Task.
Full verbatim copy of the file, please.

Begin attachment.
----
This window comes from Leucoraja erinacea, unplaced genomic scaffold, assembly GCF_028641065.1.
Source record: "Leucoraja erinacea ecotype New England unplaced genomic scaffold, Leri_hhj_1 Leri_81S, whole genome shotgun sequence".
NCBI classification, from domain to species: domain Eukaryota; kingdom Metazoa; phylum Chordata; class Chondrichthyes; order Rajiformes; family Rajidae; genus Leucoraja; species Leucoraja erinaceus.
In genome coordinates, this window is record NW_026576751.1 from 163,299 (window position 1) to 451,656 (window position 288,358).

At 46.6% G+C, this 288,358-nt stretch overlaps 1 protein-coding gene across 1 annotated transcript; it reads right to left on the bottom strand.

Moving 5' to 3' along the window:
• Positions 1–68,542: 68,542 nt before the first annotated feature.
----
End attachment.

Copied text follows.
This window comes from Leucoraja erinacea, unplaced genomic scaffold, assembly GCF_028641065.1.
Source record: "Leucoraja erinacea ecotype New England unplaced genomic scaffold, Leri_hhj_1 Leri_81S, whole genome shotgun sequence".
NCBI classification, from domain to species: domain Eukaryota; kingdom Metazoa; phylum Chordata; class Chondrichthyes; order Rajiformes; family Rajidae; genus Leucoraja; species Leucoraja erinaceus.
In genome coordinates, this window is record NW_026576751.1 from 163,299 (window position 1) to 451,656 (window position 288,358).

At 46.6% G+C, this 288,358-nt stretch overlaps 1 protein-coding gene across 1 annotated transcript; it reads right to left on the bottom strand.

Moving 5' to 3' along the window:
• Positions 1–68,542: 68,542 nt before the first annotated feature.